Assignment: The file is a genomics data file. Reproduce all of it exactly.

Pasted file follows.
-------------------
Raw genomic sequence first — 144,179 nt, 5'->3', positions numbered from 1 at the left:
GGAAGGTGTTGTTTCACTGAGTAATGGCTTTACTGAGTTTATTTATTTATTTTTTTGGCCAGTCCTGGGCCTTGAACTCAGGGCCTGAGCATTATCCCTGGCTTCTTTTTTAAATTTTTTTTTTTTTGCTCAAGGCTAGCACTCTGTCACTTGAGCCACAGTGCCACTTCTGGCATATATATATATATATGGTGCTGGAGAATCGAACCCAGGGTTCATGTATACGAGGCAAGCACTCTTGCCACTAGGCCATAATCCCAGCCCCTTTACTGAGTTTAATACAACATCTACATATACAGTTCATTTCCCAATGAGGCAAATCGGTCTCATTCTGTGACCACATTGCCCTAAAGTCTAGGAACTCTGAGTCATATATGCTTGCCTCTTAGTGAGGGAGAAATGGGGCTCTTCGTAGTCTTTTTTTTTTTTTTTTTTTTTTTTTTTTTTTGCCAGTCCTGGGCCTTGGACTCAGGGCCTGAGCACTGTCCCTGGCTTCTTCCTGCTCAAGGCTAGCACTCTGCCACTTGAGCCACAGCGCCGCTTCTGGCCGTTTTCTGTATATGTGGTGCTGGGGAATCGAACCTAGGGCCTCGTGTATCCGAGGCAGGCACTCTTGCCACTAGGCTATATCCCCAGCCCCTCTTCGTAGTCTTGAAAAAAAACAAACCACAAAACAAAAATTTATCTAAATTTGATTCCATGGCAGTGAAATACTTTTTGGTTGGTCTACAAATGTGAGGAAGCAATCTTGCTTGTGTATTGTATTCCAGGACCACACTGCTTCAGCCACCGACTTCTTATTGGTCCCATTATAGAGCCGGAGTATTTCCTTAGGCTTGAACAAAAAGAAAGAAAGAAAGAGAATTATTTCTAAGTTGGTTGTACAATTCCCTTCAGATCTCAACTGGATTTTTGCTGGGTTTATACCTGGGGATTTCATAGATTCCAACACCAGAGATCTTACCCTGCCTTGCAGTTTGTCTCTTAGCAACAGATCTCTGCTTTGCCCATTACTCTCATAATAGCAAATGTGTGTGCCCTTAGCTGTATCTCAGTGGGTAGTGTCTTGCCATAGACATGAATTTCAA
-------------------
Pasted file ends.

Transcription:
Raw genomic sequence first — 144,179 nt, 5'->3', positions numbered from 1 at the left:
GGAAGGTGTTGTTTCACTGAGTAATGGCTTTACTGAGTTTATTTATTTATTTTTTTGGCCAGTCCTGGGCCTTGAACTCAGGGCCTGAGCATTATCCCTGGCTTCTTTTTTAAATTTTTTTTTTTTTGCTCAAGGCTAGCACTCTGTCACTTGAGCCACAGTGCCACTTCTGGCATATATATATATATATGGTGCTGGAGAATCGAACCCAGGGTTCATGTATACGAGGCAAGCACTCTTGCCACTAGGCCATAATCCCAGCCCCTTTACTGAGTTTAATACAACATCTACATATACAGTTCATTTCCCAATGAGGCAAATCGGTCTCATTCTGTGACCACATTGCCCTAAAGTCTAGGAACTCTGAGTCATATATGCTTGCCTCTTAGTGAGGGAGAAATGGGGCTCTTCGTAGTCTTTTTTTTTTTTTTTTTTTTTTTTTTTTTTTGCCAGTCCTGGGCCTTGGACTCAGGGCCTGAGCACTGTCCCTGGCTTCTTCCTGCTCAAGGCTAGCACTCTGCCACTTGAGCCACAGCGCCGCTTCTGGCCGTTTTCTGTATATGTGGTGCTGGGGAATCGAACCTAGGGCCTCGTGTATCCGAGGCAGGCACTCTTGCCACTAGGCTATATCCCCAGCCCCTCTTCGTAGTCTTGAAAAAAAACAAACCACAAAACAAAAATTTATCTAAATTTGATTCCATGGCAGTGAAATACTTTTTGGTTGGTCTACAAATGTGAGGAAGCAATCTTGCTTGTGTATTGTATTCCAGGACCACACTGCTTCAGCCACCGACTTCTTATTGGTCCCATTATAGAGCCGGAGTATTTCCTTAGGCTTGAACAAAAAGAAAGAAAGAAAGAGAATTATTTCTAAGTTGGTTGTACAATTCCCTTCAGATCTCAACTGGATTTTTGCTGGGTTTATACCTGGGGATTTCATAGATTCCAACACCAGAGATCTTACCCTGCCTTGCAGTTTGTCTCTTAGCAACAGATCTCTGCTTTGCCCATTACTCTCATAATAGCAAATGTGTGTGCCCTTAGCTGTATCTCAGTGGGTAGTGTCTTGCCATAGACATGAATTTCAA